In many ways, this mindset is ideally suited to manufacturing, where employees regularly check in with one another and work together to deliver quality products on time. The bottom line: Give Millennials shared responsibilities, the chance to learn from peers, and let them collaborate on design and production work.
They are conventional. Surveys show that Millennials want to become good citizens, good neighbors and well-rounded people who start families. The values gap separating youth from their parents has virtually disappeared. To a surprising degree, Millennials watch the same movies and listen to the same songs as their parents. They discuss personal problems with their parents.
Millennials want a “mainstream” job. They seek out workplaces with norms, structure and the possibility for long-term career advancement. They want training in “soft skills” so they can dress, answer phones, write emails and meet clients properly. Give them clear direction, and they’ll thank you for it.
They feel pressured. Driven by pushy parents and rising expectations for a college degree, Millennials increasingly believe that long-term success demands near-term achievement and planning. They’re under enormous pressure to find the right job in a young-adult labor market that remains dismal years after the recession ended. After they land a job, Millennials look to managers for feedback to make sure that they’re on the right track, both for specific tasks and their long-term careers.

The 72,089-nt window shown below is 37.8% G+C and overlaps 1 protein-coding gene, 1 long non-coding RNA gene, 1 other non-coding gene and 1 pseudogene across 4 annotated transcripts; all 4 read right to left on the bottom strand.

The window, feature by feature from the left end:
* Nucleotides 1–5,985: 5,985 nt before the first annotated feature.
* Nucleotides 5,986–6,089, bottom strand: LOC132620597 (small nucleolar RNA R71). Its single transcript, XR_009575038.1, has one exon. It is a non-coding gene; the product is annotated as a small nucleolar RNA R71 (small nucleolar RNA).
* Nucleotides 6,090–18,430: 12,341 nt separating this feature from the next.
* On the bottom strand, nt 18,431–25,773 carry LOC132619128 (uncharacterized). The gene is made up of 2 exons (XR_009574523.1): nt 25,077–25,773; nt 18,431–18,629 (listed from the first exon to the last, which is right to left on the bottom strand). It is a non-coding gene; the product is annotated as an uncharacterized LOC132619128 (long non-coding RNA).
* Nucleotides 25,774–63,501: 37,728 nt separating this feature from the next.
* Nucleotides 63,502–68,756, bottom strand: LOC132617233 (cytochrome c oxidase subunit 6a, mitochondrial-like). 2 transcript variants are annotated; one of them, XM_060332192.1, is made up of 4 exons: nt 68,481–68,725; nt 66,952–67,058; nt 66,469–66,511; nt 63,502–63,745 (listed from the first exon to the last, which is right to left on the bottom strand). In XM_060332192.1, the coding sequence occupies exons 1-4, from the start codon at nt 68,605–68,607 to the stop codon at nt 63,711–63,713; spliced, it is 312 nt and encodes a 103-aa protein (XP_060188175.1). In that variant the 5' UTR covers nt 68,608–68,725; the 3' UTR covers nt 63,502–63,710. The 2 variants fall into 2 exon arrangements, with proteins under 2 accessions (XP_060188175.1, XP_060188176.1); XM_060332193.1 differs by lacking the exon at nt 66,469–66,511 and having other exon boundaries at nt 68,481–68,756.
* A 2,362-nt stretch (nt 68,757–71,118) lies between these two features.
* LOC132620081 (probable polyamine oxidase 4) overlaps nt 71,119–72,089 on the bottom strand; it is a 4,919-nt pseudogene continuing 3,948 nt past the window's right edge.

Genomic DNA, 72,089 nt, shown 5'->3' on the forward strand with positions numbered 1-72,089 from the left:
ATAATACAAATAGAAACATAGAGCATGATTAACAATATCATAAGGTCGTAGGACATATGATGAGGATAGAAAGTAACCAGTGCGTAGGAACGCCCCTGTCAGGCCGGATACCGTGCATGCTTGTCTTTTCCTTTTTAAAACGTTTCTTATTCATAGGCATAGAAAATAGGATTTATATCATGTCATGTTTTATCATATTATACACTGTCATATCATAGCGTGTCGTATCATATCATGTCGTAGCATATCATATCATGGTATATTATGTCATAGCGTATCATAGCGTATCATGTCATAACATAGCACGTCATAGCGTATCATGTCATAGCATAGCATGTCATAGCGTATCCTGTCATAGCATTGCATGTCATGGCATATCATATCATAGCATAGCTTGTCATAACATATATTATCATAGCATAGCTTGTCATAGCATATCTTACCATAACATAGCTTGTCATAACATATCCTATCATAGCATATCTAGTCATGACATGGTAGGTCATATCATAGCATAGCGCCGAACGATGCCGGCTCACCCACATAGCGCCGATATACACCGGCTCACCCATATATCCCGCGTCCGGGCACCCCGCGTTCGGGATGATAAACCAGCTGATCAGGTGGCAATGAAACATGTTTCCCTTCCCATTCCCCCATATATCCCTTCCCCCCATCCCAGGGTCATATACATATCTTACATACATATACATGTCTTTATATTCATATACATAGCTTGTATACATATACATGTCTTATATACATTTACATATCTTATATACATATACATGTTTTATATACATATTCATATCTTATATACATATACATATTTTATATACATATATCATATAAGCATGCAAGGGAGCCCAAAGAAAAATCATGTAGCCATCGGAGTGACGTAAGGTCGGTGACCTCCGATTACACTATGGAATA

They are achievement-oriented. With schools increasingly focused on accountability and standards, Millennials are on track to become the best-educated young adults in U.S. history. The share of 25- to 29-year-olds who currently have finished at least a high school education (90%), some college (63%) or a four-year college degree (33%) are all at record highs.
When they were young, Boomers and Xers often resisted being pigeonholed by “the system.” But Millennials are generally willing to jump through institutional hoops and look for clear benchmarks to master skills and advance their careers.
Faced with this rising wave of Millennials, all employers have had to rethink their approach toward managing and retaining young workers. But this generation poses a unique challenge to manufacturing companies, which are facing a branding problem. To Millennials, the industry looks like a dead end. They don’t see a future in any job associated with the “old” economy, despite the fact that hundreds of thousands of manufacturing jobs have been created in the United States during the last few years.
To shake off the old image, manufacturers need to rebrand as an industry of the future, where employees can lead, achieve and innovate. Many of the positions that manufacturers are looking to fill today align with Millennials’ preferences: They’re highly skilled, pay well, provide a clear ladder for advancement and emphasize teamwork and training. Before they retire, Baby Boomer executives at manufacturing firms need to communicate this reality persuasively—and make sure they’re ready for this generation.
Neil Howe is president and co-founder of the consulting firm LifeCourse Associates and the author of over a dozen books on generations and demographic change.